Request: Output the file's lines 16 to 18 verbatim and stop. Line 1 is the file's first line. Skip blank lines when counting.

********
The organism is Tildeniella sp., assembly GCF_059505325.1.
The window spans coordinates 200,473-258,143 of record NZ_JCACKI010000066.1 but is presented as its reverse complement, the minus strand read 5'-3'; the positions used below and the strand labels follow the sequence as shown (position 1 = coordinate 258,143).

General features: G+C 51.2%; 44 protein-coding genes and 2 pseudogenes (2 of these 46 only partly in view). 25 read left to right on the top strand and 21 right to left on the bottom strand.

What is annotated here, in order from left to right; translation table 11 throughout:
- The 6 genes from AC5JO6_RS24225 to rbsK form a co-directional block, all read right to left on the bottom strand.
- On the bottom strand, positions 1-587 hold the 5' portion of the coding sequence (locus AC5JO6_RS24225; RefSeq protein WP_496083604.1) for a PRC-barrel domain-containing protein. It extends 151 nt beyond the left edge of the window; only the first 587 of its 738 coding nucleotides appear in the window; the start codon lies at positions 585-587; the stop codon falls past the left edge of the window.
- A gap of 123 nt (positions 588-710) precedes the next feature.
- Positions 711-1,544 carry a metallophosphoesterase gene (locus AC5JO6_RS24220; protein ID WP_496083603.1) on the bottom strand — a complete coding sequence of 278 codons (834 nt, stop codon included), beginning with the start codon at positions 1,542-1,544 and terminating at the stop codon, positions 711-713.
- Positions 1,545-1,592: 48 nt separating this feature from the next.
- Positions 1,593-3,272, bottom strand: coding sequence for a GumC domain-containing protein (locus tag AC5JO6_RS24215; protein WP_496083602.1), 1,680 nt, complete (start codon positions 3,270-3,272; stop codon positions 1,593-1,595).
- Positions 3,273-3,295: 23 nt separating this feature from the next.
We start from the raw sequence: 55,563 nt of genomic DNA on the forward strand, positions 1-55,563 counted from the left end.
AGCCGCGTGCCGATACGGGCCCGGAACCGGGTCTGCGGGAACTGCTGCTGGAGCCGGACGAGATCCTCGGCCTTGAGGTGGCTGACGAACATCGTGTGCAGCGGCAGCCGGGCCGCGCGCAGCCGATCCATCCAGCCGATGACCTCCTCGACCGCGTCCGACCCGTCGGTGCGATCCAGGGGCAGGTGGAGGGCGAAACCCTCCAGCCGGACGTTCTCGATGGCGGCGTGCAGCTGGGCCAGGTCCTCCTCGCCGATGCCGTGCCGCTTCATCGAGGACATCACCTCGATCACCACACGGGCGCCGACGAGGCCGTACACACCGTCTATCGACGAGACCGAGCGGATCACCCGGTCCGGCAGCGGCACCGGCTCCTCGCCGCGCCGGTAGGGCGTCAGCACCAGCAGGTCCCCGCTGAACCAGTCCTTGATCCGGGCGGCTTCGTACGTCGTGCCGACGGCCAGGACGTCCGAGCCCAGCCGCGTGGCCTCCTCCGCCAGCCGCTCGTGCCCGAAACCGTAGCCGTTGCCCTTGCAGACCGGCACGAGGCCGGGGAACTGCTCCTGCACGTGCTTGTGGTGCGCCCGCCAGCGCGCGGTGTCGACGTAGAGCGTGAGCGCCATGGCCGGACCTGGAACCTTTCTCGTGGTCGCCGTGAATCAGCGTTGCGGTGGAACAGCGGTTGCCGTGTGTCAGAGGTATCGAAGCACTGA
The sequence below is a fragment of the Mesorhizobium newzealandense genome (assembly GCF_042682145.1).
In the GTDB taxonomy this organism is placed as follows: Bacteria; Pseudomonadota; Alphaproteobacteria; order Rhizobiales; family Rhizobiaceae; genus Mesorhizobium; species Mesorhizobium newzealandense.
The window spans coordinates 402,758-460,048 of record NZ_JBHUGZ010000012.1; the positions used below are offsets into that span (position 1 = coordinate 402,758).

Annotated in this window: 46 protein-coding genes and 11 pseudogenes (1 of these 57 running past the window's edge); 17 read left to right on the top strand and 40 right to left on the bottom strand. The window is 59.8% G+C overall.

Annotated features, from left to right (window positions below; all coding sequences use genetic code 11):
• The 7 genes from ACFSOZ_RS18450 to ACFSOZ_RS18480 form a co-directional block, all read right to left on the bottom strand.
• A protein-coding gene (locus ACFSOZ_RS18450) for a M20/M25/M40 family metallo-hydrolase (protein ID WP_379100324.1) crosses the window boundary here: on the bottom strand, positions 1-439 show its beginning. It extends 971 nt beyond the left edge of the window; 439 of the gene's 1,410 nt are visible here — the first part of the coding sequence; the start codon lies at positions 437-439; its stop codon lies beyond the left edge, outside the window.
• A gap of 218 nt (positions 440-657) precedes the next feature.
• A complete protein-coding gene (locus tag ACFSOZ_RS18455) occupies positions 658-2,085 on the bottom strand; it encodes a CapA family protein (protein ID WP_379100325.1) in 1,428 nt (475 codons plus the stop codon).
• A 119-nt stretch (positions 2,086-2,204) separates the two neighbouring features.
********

The window spans coordinates 402,758-460,048 of record NZ_JBHUGZ010000012.1; the positions used below are offsets into that span (position 1 = coordinate 402,758).

Annotated in this window: 46 protein-coding genes and 11 pseudogenes (1 of these 57 running past the window's edge); 17 read left to right on the top strand and 40 right to left on the bottom strand. The window is 59.8% G+C overall.

Annotated features, from left to right (window positions below; all coding sequences use genetic code 11):